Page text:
Month: September 2020

My Creative Process

I’m always curious to read about other artists’ routines so I wanted to share a couple of things about my creative process. I had to learn to be very organized in order to create art because it’s not always easy to do so alongside running an art gallery. Here are some of the key ideas and rules I follow to make it all work!

Schedule

This is not a very romantic subject, but I truly hate it when artists say they work only when struck by inspiration. I need my schedule to make it all work, and to prevent painting from becoming a weekend hobby. It takes me 2-3 months to finish one of my sequences, and without a schedule, this could easily turn into a whole year. I’m not in a rush but it did happen before that a piece lingered for too long that I couldn’t make sense of it anymore. There is definitely a pace that makes sense for me, and after I finish my sketches, I create a schedule and a timeframe in which I plan to finish the work.

 

My editing process

 

Mood board

Collecting things that inspire me is a big part of my creative process. Every time I’m starting a project, I create a mood board with all things relevant to the vibe of my new work. I never question the things that I find inspiring and by all costs avoid the intellectualization of this process. I strongly believe that everything that moves you is legitimate, be it the Higgs boson or some celebrity’s Instagram selfie.

 

Stencils I used for spray paint

 

Work journal

This is not a sketchbook and not a personal journal, but a very strategic notebook which I use to elaborate on my concepts. It does sound ridiculously serious, but it helped me so much with every project. I write in it throughout the process and use simple sentences. I write in a ready-to-publish way while avoiding the free flow and venting. I often struggle with coherence, so it helped a lot with my focus.

 

Painting

 

Ideas

I learned that having too many ideas might mean not having a single one worth developing. As a very anxious person, and high functioning at that, sometimes my mind feels like exploding with creativity and there is just too much to handle all at once. Then I have to remind myself that when the idea is that good, I focus on it and forget about everything else. But that is not always clear, so I made it a part of my process to have at least two weeks just for the sketches. In that period, I usually have my sketchbook around at all times and keep it on my nightstand when I sleep.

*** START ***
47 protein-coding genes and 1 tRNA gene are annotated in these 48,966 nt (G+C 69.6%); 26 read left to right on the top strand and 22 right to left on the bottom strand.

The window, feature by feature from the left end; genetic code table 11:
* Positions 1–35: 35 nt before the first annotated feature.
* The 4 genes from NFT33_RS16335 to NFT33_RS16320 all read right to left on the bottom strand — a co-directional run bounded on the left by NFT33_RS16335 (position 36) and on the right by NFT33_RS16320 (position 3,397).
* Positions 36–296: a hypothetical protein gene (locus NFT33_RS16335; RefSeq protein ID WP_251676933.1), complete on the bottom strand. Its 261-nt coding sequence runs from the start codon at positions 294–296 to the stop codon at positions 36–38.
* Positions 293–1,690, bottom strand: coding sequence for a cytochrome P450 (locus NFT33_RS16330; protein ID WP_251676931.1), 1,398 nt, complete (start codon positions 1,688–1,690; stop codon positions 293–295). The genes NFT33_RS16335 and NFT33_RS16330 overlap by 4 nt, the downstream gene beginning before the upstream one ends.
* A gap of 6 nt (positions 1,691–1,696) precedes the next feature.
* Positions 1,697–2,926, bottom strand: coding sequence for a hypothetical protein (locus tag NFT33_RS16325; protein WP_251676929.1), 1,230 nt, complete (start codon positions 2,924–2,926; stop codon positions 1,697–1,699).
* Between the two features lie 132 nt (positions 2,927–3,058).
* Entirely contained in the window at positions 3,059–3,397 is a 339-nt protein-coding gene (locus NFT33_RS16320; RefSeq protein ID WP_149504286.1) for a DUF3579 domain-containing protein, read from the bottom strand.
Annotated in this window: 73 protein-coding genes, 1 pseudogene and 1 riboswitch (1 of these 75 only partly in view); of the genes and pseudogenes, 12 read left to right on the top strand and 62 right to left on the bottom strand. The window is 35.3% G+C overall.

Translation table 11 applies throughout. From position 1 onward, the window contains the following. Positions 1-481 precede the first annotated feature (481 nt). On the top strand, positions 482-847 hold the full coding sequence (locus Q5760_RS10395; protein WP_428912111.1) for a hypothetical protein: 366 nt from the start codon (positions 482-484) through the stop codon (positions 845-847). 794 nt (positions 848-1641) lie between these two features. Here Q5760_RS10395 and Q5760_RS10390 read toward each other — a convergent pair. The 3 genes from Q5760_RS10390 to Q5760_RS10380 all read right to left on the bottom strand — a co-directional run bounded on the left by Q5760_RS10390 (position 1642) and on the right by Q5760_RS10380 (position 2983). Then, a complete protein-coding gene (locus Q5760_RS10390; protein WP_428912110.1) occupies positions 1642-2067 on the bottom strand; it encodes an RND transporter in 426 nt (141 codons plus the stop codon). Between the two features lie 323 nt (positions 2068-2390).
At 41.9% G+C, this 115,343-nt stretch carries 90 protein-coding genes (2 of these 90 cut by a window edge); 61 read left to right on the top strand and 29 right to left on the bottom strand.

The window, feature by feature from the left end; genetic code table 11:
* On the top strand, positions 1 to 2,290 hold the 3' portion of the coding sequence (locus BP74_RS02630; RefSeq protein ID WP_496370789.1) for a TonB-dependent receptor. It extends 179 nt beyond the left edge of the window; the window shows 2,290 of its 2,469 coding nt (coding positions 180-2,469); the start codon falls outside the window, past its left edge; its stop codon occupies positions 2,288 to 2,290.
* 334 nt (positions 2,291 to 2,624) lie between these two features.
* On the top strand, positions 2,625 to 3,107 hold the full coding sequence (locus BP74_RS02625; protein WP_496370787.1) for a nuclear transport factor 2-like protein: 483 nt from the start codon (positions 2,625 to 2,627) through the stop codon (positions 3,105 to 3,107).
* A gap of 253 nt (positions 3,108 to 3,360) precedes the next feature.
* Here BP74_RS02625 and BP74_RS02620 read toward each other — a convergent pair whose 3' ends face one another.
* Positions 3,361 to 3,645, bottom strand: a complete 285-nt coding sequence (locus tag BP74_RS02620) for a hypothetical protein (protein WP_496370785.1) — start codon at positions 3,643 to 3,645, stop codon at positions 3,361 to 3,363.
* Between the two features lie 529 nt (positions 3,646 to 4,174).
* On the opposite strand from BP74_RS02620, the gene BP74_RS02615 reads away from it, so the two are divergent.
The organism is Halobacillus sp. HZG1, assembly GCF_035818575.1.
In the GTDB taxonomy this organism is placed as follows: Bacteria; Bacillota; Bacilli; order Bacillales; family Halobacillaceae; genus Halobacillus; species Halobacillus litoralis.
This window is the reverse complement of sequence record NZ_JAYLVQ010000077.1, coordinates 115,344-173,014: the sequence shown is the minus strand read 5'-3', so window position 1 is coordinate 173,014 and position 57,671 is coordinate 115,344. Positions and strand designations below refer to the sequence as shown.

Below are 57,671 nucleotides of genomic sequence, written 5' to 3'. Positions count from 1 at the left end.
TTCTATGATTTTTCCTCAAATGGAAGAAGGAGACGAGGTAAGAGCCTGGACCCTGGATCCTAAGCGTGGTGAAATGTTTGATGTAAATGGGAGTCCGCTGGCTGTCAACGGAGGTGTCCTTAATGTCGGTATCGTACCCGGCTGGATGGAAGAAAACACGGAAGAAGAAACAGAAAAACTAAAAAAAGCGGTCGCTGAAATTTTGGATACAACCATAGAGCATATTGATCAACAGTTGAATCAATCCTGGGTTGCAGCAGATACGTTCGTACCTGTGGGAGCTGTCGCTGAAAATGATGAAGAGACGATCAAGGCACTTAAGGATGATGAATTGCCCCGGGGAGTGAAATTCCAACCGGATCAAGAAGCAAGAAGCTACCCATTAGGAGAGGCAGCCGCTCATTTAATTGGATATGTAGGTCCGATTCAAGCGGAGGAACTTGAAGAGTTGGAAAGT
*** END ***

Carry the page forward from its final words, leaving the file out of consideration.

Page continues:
My editing process

 

Being stuck

I do often get stuck and it really happens for many different reasons – sometimes I change my mind, and sometimes I have to put my work on hold for so long that I need to get familiar with it all over again. I use a designer method that pushed me through some hard times. When I dislike a piece that I have already created or it is mid-creation, I grab a pen and paper and write down all of its characteristics. All the simple, descriptive things like – is it feminine or masculine, light or dark, texture or flat etc. Then next to every word I write the exact opposite. Going through this simple list helps me to spot what’s wrong, and which characteristics make me dislike the piece. Of course, it doesn’t work all the time, but it’s still very useful.

As you can see, editing is a big part of my process. Don’t get me wrong – some of my favorite works happened by accident or by having fun and experimenting. But clarity of the narrative and minimalism are some things that I enjoy the most and what my work is all about. I also don’t like to romanticize what it’s like to create art, and always rather focus on the discipline and hard work, because to me – everything else is just pure luck.